Skip to main content

AMD’s new powerful server processor leaked, including pictures and an X-ray

AMD has a new line of EPYC processors in the works. Based on the Zen 4 architecture, the upcoming Genoa server CPUs will support up to 96 cores and require massive amounts of power.

Following a leaked photo from last week, we now have more information about the new Genoa CPUs, including additional photos and an X-ray of the chip.

AMD EPYC Zen 4 Genoa processors.
Image source: VideoCardz VideoCardz

The new photos of the chip have been released by VideoCardz. Aside from two photos of what is likely a working prototype of the new AMD EPYC Zen 4 Genoa CPU, we also have an X-ray and AMD’s official render to go by. AMD showed off the general structure of its new 5nm accelerated data center chip during its CES 2022 keynote. The X-rayed image of the processor is consistent with the render presented by AMD.

AMD’s upcoming server processor marks a switch from Zen 3 to Zen 4 architecture and brings with it a brand-new socket. AMD actually has two EPYC processors planned for this year: One codenamed Genoa, pictured above, and one dubbed Bergamo. Both Genoa and Bergamo are rumored to use the same new SP5 (LGA-6096) socket.

As for the pictured Zen 4 Genoa CPU, this sample is not the most powerful option that the lineup will offer. The processor has 16 cores and a boost clock of 3.7GHz. It has a quite hefty 195W TDP, although that is nothing compared to the top Genoa CPUs that may have a TDP of up to 400W.

The fact that the sampled CPU offers 16 cores is proven by looking underneath the large heat spreader. As the processor features only two charge-coupled devices (CCDs) out of a maximum of twelve, it means that each CCD offers 8 cores. The Genoa processors can support up to 96 cores with twelve CCDs.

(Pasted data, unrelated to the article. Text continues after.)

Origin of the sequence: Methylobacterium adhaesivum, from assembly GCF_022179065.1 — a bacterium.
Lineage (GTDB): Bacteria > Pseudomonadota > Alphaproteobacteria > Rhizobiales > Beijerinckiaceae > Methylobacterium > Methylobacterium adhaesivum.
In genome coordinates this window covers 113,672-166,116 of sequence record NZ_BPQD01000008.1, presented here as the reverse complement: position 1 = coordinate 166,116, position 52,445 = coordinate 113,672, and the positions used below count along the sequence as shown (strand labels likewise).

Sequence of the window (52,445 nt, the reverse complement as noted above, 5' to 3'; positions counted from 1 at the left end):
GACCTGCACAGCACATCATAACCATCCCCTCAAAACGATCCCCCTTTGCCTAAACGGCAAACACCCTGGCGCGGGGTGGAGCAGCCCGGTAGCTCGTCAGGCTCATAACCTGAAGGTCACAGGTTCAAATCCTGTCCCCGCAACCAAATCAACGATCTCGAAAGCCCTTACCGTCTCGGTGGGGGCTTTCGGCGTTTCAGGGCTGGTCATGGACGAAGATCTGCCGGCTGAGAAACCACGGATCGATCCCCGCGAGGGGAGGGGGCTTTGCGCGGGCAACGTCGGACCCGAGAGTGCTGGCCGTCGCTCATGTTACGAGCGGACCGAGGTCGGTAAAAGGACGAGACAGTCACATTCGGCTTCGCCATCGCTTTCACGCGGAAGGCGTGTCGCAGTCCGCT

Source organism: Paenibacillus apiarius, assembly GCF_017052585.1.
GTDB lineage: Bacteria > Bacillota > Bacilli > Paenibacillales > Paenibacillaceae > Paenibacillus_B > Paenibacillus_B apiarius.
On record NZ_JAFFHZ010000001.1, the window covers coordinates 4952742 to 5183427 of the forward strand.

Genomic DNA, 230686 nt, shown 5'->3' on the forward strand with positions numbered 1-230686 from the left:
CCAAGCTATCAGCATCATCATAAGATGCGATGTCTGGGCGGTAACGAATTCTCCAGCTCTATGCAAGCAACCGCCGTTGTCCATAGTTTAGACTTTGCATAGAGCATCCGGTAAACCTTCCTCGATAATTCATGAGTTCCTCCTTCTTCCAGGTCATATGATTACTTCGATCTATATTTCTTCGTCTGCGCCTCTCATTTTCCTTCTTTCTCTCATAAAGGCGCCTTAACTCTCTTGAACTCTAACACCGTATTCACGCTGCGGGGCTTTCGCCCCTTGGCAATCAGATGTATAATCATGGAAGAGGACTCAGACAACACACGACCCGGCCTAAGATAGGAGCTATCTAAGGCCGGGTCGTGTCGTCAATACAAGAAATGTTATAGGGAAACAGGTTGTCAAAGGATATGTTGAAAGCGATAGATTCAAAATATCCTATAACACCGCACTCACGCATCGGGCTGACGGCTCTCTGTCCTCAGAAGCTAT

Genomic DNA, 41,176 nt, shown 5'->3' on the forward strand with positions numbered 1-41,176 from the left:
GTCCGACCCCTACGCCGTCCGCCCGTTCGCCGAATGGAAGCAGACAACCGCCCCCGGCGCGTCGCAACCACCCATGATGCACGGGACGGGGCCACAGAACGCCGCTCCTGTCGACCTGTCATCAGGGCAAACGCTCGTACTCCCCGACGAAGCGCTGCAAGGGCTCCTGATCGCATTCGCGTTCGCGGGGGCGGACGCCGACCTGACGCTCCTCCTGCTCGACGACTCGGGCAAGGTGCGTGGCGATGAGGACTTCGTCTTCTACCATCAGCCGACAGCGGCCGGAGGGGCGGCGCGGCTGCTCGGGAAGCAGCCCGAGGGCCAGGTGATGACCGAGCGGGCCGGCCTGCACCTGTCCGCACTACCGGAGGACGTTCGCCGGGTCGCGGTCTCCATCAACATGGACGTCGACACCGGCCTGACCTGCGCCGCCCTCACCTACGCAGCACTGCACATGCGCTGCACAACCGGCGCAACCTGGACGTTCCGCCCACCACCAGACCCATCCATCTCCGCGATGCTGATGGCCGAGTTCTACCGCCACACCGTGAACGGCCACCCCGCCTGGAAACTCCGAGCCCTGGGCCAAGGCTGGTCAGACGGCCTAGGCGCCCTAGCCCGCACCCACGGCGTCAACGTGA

An x-ray of the AMD EPYC Zen 4 Genoa processor.
Image source: VideoCardz Image used with permission by copyright holder

The rear of the processor features four groups, each with around 1,520 pins. Compared to the current generation of EPYC processors (which are based on the SP3 socket,) the new SP5 platform offers 2,002 more pads. AMD had to increase the number of connectors in order to support DDR5 memory and PCIe Gen 5.0, both of which require more bandwidth than the previous generations.

It’s going to be a busy year for AMD. The company has confirmed that AMD EPYC Zen 4 Genoa is on track to be released this year, followed by Bergamo. Sometime in 2023 or 2024, AMD is planning to release the next iteration of its EPYC lineup, code-named 7005 “Turin.” The rumored Turin CPUs are also said to use the same SP5 socket as the chips AMD is releasing later this year.

Editors' Recommendations

Monica J. White
Monica is a UK-based freelance writer and self-proclaimed geek. A firm believer in the "PC building is just like expensive…
CES 2023: AMD Ryzen 7000 laptops CPUs go up to 16 cores
AMD CEO holding the Ryzen 7040 series processor.

AMD announced the upcoming release of its Ryzen 7000 mobile processors during its CES 2023 keynote. With a strong focus on performance and efficiency, these CPUs will soon arrive in some of the best gaming laptops, but AMD is not just targeting gamers.

The lineup includes processors made for all kinds of laptops, and today, AMD gave us our first glimpse at the Ryzen 7040 "Phoenix" and the Ryzen 7045 "Dragon Range." Here's everything you need to know about them.

Read more
AMD’s new 65W processors fix Ryzen 7000’s biggest problems
Pads on the bottom of the Ryzen 9 7950X.

There's no doubt that AMD's Ryzen 9 7950X is an impressive processor, but AMD's most recent generation hasn't been off to the best start. Like it or not, AMD's latest chips are expensive, require a lot of power, and run hot. At CES, AMD is looking to correct course.

The company introduced three non-X CPUs to go alongside its big, beefy Ryzen 7000 processors, and they address the problems with the latest generation point-for-point. They're more efficient with a 65-watt power limit, but more importantly, they're far cheaper than their X-branded counterparts.

Read more
AMD 7000X3D V-Cache CPUs could challenge Intel at CES 2023
AMD 3D V-Cache chip is shown over a coppery background.

New AMD 7000X3D V-Cache CPUs could be shown as early as January 2023 at next year’s CES, promising big gaming performance gains and potentially wrestling the title of best gaming chip from Intel once more.

The latest news comes from a supposedly leaked internal road map that reveals AMD is planning to unveil its next-generation 3D V-Cache CPUs based on the Zen 4 architecture at CES 2023. This information comes from Wccftech which has a good track record of uncovering insider information. The report goes on to suggest that there will be two 3D V-Cache chips announced at the event, which is notable.

Read more